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Fallow


Fallow
Fallow.jpg

A fallow is a stage of crop rotation whereby the land is deliberately not used to grow a crop. In traditional agriculture it is used to allow the soil to recover its production potential and to reduce population levels of pests. In banana-based systems, it also offers the opportunity of implementing changes such as changing cultivar, modifying plant density or timing the harvest to a specific period.

Pest control function

A fallow period can reduce or eliminate populations of weevils and parasitic nematodes since these pests need a host plant, in this case the banana, for their development. In the case of weevils, however, the destruction of banana plants will trigger the migration of adult weevils. In a study conducted in Guadeloupe, the number of weevil captures was highest 10 to 20 weeks into the fallow and decreased to zero after 9 months[1]. Since weevils are attracted to young banana plants, fallows should not be located next to a new plantation to avoid massive damage to the seedlings.

The objective of reducing pest populations is based on two practices : improved fallow and drainage ditches.

Improved fallow

An improved fallow starts with the elimination of the banana plants, as well as of the suckers and rhizomes, by injecting them with herbicides or mechanically destroying them. The bunch and inflorescence must be cut before injecting the herbicide. The product must be injected at 1 or 1.5 m,  from where it will reach all parts of the plants through the sap. An herbicide injection is more effective than mechanical destruction. A study has shown that 9 to 12 months after replanting, between 10 and 15% of the plants were infected with nematodes when herbicide had been used  compared to 75 and 80% when the plants had been mechanically destroyed[2]. It is also recommended to bury the crop residues 2 to 3 weeks after the treatment. All banana plants and hosts of banana pests must be eliminated during the fallow period. The fallow period must be at least one year to effectively eliminate banana pests. Mass trapping using pheromone traps will improve weevil control[1].

Fallow with cover crop

Main article: Cover crop

A fallow period with a cover crop can limit the growth of weeds, and depending on the species, control nematodes[3]. A rotation with a cover crop, or a crop, is more effective against Radopholus similis than against Pratylenchus coffeae, which possesses a wider ecological niche. For example, the density of Radopholus similis was reduced to undetectable levels following two-year fallows during which Asystasia gangetica and Chromolaena odorata were planted as cover crops[4].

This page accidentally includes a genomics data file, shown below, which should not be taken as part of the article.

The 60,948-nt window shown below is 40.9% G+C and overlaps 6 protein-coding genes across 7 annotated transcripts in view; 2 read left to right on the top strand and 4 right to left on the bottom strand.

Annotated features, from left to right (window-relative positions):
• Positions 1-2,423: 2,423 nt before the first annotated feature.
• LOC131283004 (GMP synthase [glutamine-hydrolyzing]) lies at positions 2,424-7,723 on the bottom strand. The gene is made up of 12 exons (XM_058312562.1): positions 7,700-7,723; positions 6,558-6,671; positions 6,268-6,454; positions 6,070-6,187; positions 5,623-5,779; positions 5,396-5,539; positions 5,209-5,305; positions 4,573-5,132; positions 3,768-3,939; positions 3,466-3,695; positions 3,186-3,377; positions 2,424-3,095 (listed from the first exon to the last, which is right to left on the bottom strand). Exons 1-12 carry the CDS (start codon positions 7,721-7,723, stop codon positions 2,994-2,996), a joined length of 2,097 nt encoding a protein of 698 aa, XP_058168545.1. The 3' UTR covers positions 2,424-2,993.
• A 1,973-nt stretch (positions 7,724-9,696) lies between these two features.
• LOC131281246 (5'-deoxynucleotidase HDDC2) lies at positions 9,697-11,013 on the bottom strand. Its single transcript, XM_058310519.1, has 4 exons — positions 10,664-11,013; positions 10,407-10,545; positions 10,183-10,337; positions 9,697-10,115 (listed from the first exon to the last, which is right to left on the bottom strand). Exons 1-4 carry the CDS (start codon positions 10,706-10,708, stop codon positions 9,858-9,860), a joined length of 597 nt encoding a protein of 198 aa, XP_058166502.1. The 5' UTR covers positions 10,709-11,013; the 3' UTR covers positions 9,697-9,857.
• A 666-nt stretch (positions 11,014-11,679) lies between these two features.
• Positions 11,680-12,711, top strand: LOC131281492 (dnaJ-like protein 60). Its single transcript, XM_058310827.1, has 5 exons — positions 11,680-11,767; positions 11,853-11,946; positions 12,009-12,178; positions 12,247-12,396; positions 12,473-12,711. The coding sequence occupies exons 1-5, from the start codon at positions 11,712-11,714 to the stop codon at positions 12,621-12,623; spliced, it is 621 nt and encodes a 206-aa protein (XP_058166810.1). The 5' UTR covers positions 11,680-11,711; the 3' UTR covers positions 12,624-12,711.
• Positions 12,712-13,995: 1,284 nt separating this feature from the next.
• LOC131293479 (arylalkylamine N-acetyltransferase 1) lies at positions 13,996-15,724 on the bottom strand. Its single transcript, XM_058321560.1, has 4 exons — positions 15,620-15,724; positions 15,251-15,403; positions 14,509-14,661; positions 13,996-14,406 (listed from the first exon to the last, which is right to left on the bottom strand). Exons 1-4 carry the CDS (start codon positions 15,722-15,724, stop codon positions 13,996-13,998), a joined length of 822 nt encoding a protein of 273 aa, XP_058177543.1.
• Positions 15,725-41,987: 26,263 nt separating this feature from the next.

Drainage ditches

Ditches should be dug to protect fallows and sanitized plots from contamination. For example, run-off water from infested neighbouring plots can carry  Radopholus similis. 50-80 cm deep ditches will slow down the dispersal of pests and delay re-infestation by as much as 3 years. In the case of the banana weevil, Cosmopolites sordidus, a string of pheromone traps (1 trap every 20 m) can control its migration to plots in production.

Replanting

After a fallow, or a crop rotation with a non-host species, the soil must be analysed to determine whether the plot is ready for replanting. To protect the sanitized plots, it is recommended to use planting material from clean plots or tissue-culture plantlets. The water used while weaning and hardening the plantlets must be filtered using a 5 μm mesh. Since tissue-culture plantlets are more fragile than suckers at the time of plantation, it is recommended to have their roots analysed 2 months after plantation in order to estimate the percentage of infestation. The plants can be planted on the mulch of the fallow or on a tilled soil.

Combining a fallow period with replanting using tissue-culture plantlets can delay the use of nematicides for 1 to 2 years, the equivalent of 4 to 8 treatments[4].

References

1. Rhino, B., Dorel, M., Tixier, P. and Risède, J.M. 2010. Effect of fallows on population dynamics of Cosmopolites sordidus: toward integrated management of banana fields with pheromone mass trapping (p). Agricultural and Forest Entomology 12(2):195-202.
2. Risède, J.M., Chabrier, C., Dorel, M., Dambas, T., Achard, R. and Quénéhervé, P. 2010. Integrated management of banana nematodes: lessons from a case study in the French West Indies. From Science to Field Banana Case Study Guide. ENDURE, Paris (FRA). 6p.
3. With a little help from (functional) biodiversity in the April 2003 issue of InfoMus@.

Also on this website

Pesticide-reducing practices:
 
This portal was initiated by a grant from the Ministère français de l'agriculture, de l'agroalimentaire et de la forêt to the World Banana Forum.White